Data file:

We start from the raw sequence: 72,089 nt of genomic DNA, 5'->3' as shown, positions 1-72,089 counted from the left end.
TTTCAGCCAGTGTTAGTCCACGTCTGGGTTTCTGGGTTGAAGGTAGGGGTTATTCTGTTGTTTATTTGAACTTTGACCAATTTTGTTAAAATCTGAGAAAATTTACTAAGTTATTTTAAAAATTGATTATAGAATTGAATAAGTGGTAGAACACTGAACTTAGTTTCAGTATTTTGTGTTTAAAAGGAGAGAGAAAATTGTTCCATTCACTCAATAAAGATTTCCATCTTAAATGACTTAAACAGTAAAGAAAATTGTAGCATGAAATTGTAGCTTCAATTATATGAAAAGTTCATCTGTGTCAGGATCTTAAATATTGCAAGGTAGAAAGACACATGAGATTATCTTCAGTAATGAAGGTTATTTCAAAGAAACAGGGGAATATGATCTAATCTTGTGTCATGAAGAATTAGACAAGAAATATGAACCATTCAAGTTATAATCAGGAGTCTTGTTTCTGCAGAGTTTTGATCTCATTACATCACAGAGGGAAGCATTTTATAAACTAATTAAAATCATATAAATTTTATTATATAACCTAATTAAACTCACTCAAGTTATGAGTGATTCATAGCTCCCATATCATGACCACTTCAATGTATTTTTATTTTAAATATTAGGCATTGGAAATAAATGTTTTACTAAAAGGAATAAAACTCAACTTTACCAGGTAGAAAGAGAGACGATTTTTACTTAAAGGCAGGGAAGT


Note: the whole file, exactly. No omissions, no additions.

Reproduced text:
We start from the raw sequence: 72,089 nt of genomic DNA, 5'->3' as shown, positions 1-72,089 counted from the left end.
TTTCAGCCAGTGTTAGTCCACGTCTGGGTTTCTGGGTTGAAGGTAGGGGTTATTCTGTTGTTTATTTGAACTTTGACCAATTTTGTTAAAATCTGAGAAAATTTACTAAGTTATTTTAAAAATTGATTATAGAATTGAATAAGTGGTAGAACACTGAACTTAGTTTCAGTATTTTGTGTTTAAAAGGAGAGAGAAAATTGTTCCATTCACTCAATAAAGATTTCCATCTTAAATGACTTAAACAGTAAAGAAAATTGTAGCATGAAATTGTAGCTTCAATTATATGAAAAGTTCATCTGTGTCAGGATCTTAAATATTGCAAGGTAGAAAGACACATGAGATTATCTTCAGTAATGAAGGTTATTTCAAAGAAACAGGGGAATATGATCTAATCTTGTGTCATGAAGAATTAGACAAGAAATATGAACCATTCAAGTTATAATCAGGAGTCTTGTTTCTGCAGAGTTTTGATCTCATTACATCACAGAGGGAAGCATTTTATAAACTAATTAAAATCATATAAATTTTATTATATAACCTAATTAAACTCACTCAAGTTATGAGTGATTCATAGCTCCCATATCATGACCACTTCAATGTATTTTTATTTTAAATATTAGGCATTGGAAATAAATGTTTTACTAAAAGGAATAAAACTCAACTTTACCAGGTAGAAAGAGAGACGATTTTTACTTAAAGGCAGGGAAGT